I recall one day when the local sheriff brought a message to the office.  This character was a two-gun man, usually about half drunk.  The telegram he filed was a full page of closely scribbled text covering the many articles that had been stolen in a robbery.  It was practically illegible.  The counter was crowded with customers.  In order to save time and have this message transmitted as intended, I called the operator from his wire position and explained to the sheriff, Mr. “P,” that since the operator would actually transmit the telegram—if he got it corrected first hand, it would expedite matters by saving the time necessary for me to reread the message to the operator.  I thought I was tactful in the matter but something went awry. The sheriff took exception to my referring him to the operator and exclaimed or yelled out that I thought I was too good to wait on him.  He removed his belt with the two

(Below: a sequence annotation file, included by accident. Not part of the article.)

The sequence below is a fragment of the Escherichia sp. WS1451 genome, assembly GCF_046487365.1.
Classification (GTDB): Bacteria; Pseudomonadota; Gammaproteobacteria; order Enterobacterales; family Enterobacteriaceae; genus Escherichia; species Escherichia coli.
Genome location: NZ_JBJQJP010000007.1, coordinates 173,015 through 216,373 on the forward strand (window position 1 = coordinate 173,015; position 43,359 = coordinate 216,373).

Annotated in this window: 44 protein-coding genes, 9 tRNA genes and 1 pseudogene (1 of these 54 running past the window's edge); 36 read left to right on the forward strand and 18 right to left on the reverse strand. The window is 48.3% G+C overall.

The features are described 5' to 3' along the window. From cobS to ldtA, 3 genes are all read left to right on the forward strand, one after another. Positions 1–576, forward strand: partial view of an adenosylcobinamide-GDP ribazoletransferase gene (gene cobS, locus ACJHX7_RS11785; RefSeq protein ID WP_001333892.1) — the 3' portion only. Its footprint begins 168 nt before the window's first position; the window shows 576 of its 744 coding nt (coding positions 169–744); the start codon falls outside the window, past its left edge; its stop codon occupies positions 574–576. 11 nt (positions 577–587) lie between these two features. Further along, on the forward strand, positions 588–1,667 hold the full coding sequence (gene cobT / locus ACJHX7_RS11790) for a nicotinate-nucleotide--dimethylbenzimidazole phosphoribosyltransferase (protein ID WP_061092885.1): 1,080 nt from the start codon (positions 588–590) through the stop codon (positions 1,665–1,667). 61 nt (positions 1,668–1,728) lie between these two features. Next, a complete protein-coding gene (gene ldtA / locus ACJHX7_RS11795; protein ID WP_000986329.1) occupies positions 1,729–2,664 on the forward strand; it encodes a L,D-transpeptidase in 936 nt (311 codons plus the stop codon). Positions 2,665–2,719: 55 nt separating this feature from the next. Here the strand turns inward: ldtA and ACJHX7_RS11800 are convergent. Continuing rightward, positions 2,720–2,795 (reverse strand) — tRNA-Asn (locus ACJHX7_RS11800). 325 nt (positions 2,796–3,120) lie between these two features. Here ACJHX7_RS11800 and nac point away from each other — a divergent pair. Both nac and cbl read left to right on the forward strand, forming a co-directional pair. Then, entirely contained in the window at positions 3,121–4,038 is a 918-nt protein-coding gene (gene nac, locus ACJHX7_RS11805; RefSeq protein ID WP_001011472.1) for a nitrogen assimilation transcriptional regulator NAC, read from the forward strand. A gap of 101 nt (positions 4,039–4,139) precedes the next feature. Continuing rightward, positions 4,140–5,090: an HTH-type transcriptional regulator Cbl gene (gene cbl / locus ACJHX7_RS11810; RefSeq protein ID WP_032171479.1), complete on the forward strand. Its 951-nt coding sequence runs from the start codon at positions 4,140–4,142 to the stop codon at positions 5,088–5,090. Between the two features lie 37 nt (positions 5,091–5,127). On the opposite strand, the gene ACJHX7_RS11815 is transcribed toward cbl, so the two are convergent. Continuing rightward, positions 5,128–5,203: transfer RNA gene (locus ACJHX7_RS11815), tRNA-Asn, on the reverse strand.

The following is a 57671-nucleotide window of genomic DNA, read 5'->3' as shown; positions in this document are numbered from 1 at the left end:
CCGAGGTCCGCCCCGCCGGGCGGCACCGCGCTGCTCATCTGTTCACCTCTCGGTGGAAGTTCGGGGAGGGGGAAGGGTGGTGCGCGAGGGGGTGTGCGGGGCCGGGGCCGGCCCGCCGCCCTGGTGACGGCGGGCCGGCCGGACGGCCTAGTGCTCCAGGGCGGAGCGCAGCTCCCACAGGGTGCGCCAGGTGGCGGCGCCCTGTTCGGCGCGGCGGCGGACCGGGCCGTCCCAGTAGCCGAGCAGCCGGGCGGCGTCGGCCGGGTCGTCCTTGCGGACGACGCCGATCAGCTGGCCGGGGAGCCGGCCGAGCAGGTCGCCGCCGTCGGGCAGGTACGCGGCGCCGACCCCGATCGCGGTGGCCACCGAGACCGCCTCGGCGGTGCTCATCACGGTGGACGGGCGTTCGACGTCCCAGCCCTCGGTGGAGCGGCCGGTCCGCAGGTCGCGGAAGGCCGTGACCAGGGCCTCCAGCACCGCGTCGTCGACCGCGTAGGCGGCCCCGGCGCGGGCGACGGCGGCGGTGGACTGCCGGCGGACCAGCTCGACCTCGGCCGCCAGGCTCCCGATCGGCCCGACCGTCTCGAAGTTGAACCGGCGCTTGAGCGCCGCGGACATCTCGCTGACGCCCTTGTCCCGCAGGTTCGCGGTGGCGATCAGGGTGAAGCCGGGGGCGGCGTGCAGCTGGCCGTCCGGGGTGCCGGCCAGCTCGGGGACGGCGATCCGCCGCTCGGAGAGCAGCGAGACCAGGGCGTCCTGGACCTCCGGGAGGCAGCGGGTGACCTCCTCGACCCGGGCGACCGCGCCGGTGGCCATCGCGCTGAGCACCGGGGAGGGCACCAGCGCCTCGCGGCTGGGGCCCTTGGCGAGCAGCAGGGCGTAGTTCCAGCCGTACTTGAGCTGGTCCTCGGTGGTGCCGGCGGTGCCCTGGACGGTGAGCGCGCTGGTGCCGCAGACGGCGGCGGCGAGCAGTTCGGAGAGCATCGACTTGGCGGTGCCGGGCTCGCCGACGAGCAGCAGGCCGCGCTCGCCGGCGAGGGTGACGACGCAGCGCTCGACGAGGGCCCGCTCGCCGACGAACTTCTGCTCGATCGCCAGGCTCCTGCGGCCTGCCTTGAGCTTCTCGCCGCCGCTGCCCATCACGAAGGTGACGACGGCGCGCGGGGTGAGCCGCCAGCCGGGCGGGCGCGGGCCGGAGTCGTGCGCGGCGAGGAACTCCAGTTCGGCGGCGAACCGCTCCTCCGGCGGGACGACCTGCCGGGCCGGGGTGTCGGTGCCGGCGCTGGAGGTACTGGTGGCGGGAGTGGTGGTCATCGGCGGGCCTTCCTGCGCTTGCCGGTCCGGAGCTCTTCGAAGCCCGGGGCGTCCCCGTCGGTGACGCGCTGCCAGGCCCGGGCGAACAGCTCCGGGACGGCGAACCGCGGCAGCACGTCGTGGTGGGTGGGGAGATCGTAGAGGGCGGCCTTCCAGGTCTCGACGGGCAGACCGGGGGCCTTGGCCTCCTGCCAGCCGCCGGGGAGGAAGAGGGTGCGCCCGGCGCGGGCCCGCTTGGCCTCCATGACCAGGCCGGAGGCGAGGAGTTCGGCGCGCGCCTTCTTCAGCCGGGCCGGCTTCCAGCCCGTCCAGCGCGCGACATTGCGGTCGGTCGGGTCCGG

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guns and exclaimed for all to hear, that if I ventured out in front of the counter, he would mop-up the floor with me.  There were many other incidents between the sheriff and local citizens of a similar nature.

  The sheriff’s tenure of office terminated as follows---We had quite a few of World War One veterans in town.  One of the enterprising young lawyers in town organized us into a Post of the American Legion.  We wanted to stage a little affair to raise some funds and we hand printed some posters to place in store fronts to give the affair some publicity.  The sheriff took offense at these posters, gathered them all up and destroyed them.  Our Post Commander wrote the Governor about this instance and many others where the sheriff and his aide were misusing their authority.

   The governor sent a Captain Aldridge of the Rangers to Desdemona.  A quiet investigation followed.  Captain Aldridge got a picture of the situation in short order.